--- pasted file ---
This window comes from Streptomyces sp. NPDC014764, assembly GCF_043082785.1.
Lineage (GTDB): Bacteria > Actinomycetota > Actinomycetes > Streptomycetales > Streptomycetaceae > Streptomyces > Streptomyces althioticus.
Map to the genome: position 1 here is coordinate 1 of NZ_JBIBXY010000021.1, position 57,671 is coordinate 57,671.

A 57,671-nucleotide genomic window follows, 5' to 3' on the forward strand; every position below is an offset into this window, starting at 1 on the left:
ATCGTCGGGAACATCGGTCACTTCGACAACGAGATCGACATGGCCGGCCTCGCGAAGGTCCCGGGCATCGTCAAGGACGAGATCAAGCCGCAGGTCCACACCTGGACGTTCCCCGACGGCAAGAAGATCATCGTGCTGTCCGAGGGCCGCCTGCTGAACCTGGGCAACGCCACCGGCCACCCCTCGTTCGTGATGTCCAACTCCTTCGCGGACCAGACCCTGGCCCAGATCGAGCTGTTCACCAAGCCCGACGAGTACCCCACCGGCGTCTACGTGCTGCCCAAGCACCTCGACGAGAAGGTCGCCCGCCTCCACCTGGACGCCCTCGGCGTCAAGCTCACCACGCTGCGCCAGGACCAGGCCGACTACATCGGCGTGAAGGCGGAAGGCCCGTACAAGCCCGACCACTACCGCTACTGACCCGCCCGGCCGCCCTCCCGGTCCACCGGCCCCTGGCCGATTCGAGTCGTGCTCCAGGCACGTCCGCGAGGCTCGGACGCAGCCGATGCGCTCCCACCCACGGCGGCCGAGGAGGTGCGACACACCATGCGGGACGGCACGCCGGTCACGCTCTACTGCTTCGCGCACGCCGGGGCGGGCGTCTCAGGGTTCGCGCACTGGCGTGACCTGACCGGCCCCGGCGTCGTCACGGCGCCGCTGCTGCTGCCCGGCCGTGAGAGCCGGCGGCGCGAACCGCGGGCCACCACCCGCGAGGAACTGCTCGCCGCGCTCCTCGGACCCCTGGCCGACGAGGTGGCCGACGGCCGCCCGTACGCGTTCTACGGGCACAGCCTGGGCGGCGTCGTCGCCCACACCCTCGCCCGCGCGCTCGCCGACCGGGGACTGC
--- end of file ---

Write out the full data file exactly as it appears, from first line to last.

This window comes from Streptomyces sp. NPDC014764, assembly GCF_043082785.1.
Lineage (GTDB): Bacteria > Actinomycetota > Actinomycetes > Streptomycetales > Streptomycetaceae > Streptomyces > Streptomyces althioticus.
Map to the genome: position 1 here is coordinate 1 of NZ_JBIBXY010000021.1, position 57,671 is coordinate 57,671.

A 57,671-nucleotide genomic window follows, 5' to 3' on the forward strand; every position below is an offset into this window, starting at 1 on the left:
ATCGTCGGGAACATCGGTCACTTCGACAACGAGATCGACATGGCCGGCCTCGCGAAGGTCCCGGGCATCGTCAAGGACGAGATCAAGCCGCAGGTCCACACCTGGACGTTCCCCGACGGCAAGAAGATCATCGTGCTGTCCGAGGGCCGCCTGCTGAACCTGGGCAACGCCACCGGCCACCCCTCGTTCGTGATGTCCAACTCCTTCGCGGACCAGACCCTGGCCCAGATCGAGCTGTTCACCAAGCCCGACGAGTACCCCACCGGCGTCTACGTGCTGCCCAAGCACCTCGACGAGAAGGTCGCCCGCCTCCACCTGGACGCCCTCGGCGTCAAGCTCACCACGCTGCGCCAGGACCAGGCCGACTACATCGGCGTGAAGGCGGAAGGCCCGTACAAGCCCGACCACTACCGCTACTGACCCGCCCGGCCGCCCTCCCGGTCCACCGGCCCCTGGCCGATTCGAGTCGTGCTCCAGGCACGTCCGCGAGGCTCGGACGCAGCCGATGCGCTCCCACCCACGGCGGCCGAGGAGGTGCGACACACCATGCGGGACGGCACGCCGGTCACGCTCTACTGCTTCGCGCACGCCGGGGCGGGCGTCTCAGGGTTCGCGCACTGGCGTGACCTGACCGGCCCCGGCGTCGTCACGGCGCCGCTGCTGCTGCCCGGCCGTGAGAGCCGGCGGCGCGAACCGCGGGCCACCACCCGCGAGGAACTGCTCGCCGCGCTCCTCGGACCCCTGGCCGACGAGGTGGCCGACGGCCGCCCGTACGCGTTCTACGGGCACAGCCTGGGCGGCGTCGTCGCCCACACCCTCGCCCGCGCGCTCGCCGACCGGGGACTGC